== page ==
New Strategies to Improve Pork Quality

THAILAND - From low-tech herb-based feeds to high-tech screening, Thai pork producers have been working hard to overcome longstanding problems of poor quality meat.
calendar icon 5 November 2008
clock icon 4 minute read

Sampran Farm is among the operations that have succeeded with the traditional approach. It mixes herbal plants such as turmeric, fah thalai jone (andrographis paniculata), guava leaves, and cat's whisker in the meal for pigs at different ages.

The company believes in applying local wisdom by using herbal plants to strengthen animal health instead of dosing them with antibiotics that would release hazardous residues and raise concerns among consumers over hygiene.

"We've tried natural-bred farming for a few years and the result is good. Our pigs are healthy and provide better quality meat with less smell," said Subin Treeranuwat, director of Sampran Farm Co.

The herbal approach was the result of a lot of hard work and experimenting by farm staff and veterinarians in an attempt to avoid the use of antibiotics, reports

For example, guava leaves are put in the feed for piglets to prevent indigestion. Wild mustard and fah thalai jone are added for bigger pigs weighing between 30 and 70 kilogrammes to strengthen their lungs and livers, and turmeric fed to adult pics of 70-100 kg can promote healthiness and tender and juicy meat.

Sampran Farm also breeds pigs on a free-range farm, which is rare in local farming practice. About 6,000 pigs at its 100-rai farm in Kao Sadet in Ratchaburi are allowed to roam around, with shady areas and ponds to help them keep cool."This lessens stress at the farm and before slaughtering, which meets requirements of the international Animal Welfare rules," Mr Subin said.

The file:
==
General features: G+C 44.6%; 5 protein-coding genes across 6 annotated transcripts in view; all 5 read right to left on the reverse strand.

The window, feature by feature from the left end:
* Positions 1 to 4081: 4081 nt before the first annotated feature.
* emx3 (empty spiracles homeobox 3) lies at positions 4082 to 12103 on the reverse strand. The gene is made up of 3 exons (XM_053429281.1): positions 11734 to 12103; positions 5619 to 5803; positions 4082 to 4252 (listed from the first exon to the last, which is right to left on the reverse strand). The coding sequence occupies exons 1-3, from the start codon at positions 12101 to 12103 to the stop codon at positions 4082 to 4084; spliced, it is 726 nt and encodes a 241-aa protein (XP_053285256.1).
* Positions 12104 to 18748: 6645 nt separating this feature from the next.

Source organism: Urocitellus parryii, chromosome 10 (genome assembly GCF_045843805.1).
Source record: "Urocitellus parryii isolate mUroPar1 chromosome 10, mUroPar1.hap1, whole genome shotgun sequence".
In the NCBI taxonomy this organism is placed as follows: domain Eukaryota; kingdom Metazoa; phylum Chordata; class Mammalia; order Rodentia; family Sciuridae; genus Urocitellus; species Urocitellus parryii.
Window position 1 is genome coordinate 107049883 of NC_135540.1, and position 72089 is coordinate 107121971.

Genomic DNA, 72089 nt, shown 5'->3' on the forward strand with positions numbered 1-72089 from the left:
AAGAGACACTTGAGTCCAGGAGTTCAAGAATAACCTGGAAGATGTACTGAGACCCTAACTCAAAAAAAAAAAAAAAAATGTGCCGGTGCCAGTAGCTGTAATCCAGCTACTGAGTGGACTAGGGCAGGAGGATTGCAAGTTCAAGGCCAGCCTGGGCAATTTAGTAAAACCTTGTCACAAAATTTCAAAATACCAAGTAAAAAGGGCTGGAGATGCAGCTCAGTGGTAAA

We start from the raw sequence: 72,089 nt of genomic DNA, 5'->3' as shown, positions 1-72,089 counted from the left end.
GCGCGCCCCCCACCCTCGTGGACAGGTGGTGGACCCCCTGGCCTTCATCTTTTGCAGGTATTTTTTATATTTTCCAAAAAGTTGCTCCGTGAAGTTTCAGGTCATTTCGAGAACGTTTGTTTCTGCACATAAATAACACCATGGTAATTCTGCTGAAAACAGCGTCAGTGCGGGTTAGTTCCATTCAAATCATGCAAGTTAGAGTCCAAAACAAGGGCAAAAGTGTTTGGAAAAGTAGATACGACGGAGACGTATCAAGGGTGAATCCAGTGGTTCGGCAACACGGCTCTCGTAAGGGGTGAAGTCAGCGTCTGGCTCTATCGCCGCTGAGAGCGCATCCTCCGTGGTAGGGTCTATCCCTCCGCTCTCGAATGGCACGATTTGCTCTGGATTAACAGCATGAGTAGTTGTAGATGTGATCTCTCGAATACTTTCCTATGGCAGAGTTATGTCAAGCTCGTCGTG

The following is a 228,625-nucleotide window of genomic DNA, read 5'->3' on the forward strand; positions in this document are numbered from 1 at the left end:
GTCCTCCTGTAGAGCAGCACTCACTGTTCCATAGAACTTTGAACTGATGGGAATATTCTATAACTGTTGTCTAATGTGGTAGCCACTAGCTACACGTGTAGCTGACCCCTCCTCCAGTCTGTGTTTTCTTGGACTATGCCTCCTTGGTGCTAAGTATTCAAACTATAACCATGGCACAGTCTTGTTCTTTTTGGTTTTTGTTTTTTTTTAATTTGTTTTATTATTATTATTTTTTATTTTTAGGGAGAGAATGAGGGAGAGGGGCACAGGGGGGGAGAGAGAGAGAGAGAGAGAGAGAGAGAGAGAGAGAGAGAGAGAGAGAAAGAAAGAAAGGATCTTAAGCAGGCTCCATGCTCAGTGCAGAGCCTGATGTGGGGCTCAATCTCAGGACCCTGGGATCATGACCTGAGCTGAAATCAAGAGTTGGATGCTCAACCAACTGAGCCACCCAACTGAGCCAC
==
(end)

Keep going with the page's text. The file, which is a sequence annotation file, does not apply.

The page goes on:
Free-range farms are rare, and big raisers have opted for closed-farm systems for better disease control.

Diseases such as dysentery, babesiosis and pseudorabies have hurt the Thai swine industry, prompting the use of antibiotics but causing worry among foreign and local buyers over sanitation.

Some producers apply advanced and costly technologies to prevent pigs from contracting diseases at an early stage. Betagro Group, the country's largest pork producer, applies a specific-pathogen-free system (SPF) system to keep parent breeders free of major diseases. This involved raising them on a site in Prachinburi where no other pig farms are found for many kilometres, reducing the risk of diseases spreading. The disease-free breeding cuts the need for antibiotics.

Betagro has invested over one billion baht over the past five years for SPF pork including 270 million-baht in its abattoir, 400 million for its processing plant, and the latest investment, a 190-million-baht pedigreed pig farm. The company produces 1,500-1,700 pigs daily to supply its food business and exports.

Kriengmas Punchai, senior vice-president of swine integration, said while the market for higher-quality meat is rising, the volume remains small compared with meat from traditional farms.

Thailand produces 16 million pigs a year, over 90% from traditional farms.

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